About Me

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I have been an elementary and secondary school teacher and administrator. Currently, I am a faculty member in the Faculty of Education at Wilfrid Laurier University, Waterloo, Ontario, Canada. My M.Ed. and Ph.D. had a focus on the educational and linguistic experiences of children who moved from other countries to Canada.

Thursday, April 21, 2016

A World Championship and a Group from Haiti: Intersections and Pathways



I’ve spent part of the past two days in Louisville, Kentucky helping a team from College Regina Assumpta, an all-girls school we work with in northern Haiti. They are participating in the VEX Robotics World Championship. It is a competition involving more than 600 teams from 35 countries. I would guess that more than 10,000 people are in attendance. It is an amazing spectacle to observe.
The Regina team including (L-R) myself, Dr. Allyson Watson (Northeastern State U), Samson (coach), our two Regina student participants, Sr. Yanick (principal), and Jhonel Morvan (co-leader of Laurier Educator Institute)
What is particularly amazing is that a group of four from Haiti – two students, a coach, and a principal – were able to get US visas to attend. They each paid for their own flights – over $700 US each. They brought the robots and tools that we had worked with them on when the program was initiated in October, 2015 – just six months earlier!

As amazing as the fact that the team got visas and was able to get the money for flights is the support that they have received to even make this a possibility. Teams of individuals have supported them by finding funds to cover the registration fees, arranging hotel accommodations, mentoring them on the robotics and coding involved, providing meals and refreshments, and cheering them on in every aspect of the competition. Much of this has been the vision of Dr. Allyson Watson who began working with us in Haiti a year ago and who you can see in the first picture above.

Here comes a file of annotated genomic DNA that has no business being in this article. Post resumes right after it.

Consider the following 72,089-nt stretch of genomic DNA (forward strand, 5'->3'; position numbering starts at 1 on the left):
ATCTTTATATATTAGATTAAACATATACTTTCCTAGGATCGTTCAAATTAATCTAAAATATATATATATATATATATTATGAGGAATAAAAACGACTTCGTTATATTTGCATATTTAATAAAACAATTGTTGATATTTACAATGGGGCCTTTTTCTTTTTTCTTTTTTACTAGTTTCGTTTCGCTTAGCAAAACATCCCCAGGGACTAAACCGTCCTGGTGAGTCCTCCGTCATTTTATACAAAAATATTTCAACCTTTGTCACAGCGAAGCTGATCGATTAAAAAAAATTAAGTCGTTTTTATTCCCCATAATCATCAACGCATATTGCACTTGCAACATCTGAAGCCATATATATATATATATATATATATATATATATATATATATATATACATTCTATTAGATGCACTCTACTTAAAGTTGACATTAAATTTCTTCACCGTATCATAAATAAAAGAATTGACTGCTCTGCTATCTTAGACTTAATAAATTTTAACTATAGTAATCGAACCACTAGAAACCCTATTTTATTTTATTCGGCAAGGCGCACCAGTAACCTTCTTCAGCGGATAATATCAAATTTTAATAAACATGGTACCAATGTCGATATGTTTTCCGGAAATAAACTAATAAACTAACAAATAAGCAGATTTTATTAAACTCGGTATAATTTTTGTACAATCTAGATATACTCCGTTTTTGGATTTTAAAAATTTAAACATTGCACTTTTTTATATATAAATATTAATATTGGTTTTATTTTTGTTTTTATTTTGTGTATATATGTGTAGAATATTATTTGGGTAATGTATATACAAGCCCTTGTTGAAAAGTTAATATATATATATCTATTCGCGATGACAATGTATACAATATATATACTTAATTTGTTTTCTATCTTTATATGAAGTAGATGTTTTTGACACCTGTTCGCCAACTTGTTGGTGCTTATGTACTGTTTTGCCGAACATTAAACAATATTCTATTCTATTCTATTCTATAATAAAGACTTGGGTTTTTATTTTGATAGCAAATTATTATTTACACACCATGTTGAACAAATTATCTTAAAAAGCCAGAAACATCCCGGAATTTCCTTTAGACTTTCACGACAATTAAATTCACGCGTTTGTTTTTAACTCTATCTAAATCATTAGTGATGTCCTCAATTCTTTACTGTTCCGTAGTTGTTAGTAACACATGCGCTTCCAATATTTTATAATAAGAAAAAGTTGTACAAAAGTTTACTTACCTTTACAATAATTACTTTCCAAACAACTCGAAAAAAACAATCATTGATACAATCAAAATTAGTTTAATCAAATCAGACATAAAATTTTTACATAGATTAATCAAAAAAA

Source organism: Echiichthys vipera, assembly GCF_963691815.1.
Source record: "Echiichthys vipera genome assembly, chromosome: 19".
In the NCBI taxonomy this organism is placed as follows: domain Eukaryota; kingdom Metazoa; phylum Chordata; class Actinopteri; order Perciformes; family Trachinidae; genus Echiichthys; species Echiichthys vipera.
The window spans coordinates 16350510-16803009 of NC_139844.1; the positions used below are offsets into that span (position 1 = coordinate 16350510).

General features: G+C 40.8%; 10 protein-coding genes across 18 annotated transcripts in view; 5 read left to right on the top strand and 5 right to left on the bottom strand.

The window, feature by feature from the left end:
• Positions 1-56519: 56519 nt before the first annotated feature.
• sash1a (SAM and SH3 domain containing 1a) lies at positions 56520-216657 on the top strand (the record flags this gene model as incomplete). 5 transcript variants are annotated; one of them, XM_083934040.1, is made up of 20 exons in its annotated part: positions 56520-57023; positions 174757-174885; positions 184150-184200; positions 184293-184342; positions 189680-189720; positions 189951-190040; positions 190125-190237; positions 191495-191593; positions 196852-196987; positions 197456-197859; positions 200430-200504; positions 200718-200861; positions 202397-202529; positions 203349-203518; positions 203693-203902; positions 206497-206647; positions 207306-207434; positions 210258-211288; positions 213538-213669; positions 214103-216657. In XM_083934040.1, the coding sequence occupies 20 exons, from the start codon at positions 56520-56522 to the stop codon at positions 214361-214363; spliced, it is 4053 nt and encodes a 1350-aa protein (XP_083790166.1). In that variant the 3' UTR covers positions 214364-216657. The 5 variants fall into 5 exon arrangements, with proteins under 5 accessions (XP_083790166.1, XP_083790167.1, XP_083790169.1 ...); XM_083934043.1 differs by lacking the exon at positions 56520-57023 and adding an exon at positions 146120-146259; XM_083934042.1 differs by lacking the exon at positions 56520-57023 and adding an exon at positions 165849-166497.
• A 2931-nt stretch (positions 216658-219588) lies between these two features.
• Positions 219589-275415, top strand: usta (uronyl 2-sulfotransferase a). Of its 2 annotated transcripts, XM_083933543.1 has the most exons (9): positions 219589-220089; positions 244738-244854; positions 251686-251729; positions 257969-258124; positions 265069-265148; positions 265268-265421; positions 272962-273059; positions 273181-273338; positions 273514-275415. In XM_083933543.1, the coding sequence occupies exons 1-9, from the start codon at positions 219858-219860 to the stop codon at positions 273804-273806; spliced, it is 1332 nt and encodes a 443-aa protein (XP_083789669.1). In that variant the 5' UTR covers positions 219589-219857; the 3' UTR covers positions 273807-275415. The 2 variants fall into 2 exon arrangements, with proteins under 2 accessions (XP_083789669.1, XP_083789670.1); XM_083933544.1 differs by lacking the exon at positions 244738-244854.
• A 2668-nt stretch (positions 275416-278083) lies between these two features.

Two nights ago, 20+ people gathered at a colleague’s house in Louisville as we celebrated the fruition of years of work. Our host was Dr. Gaetane Jean-Marie who had found me nearly ten years ago through a Google search when she was looking for people engaged with educational leadership work in Haiti. I happened to be in Port au Prince at the time and we actually Skyped that very evening. Dr. Jean-Marie is originally from Haiti and has held leadership positions at a number of US universities. But she has never forgotten her roots and her desire to support capacity-building in Haiti. Since that virtual meeting, we have published articles together, written book chapters, and co-edited a book. She is certainly an inspirational leader (see my previous blog post!).
Dr. Gaetane Jean-Marie on the far left
There are so many aspects to the work we have been doing in Haiti that are simply breath-taking. Being at a dinner with young girls who have the potential to be future leaders in Haiti as well as those who are supporting the structures and capacities to allow that to happen should remind us all of the importance of having a vision and working together to accomplish that vision.

All this makes me wonder if we will look back in 5 or 10 or 20 years and see these "intersections" as critical "pathways" in developing the educational capacity of Haiti? I am optimistic that it will be so.

Friday, April 15, 2016

Who inspires you?

I have a good friend who has taken a "personal sabbatical" this year. She is traveling, reflecting, and writing on "educators who inspire." She is interviewing innovative and inspirational educators and then providing a video snapshot of the interview.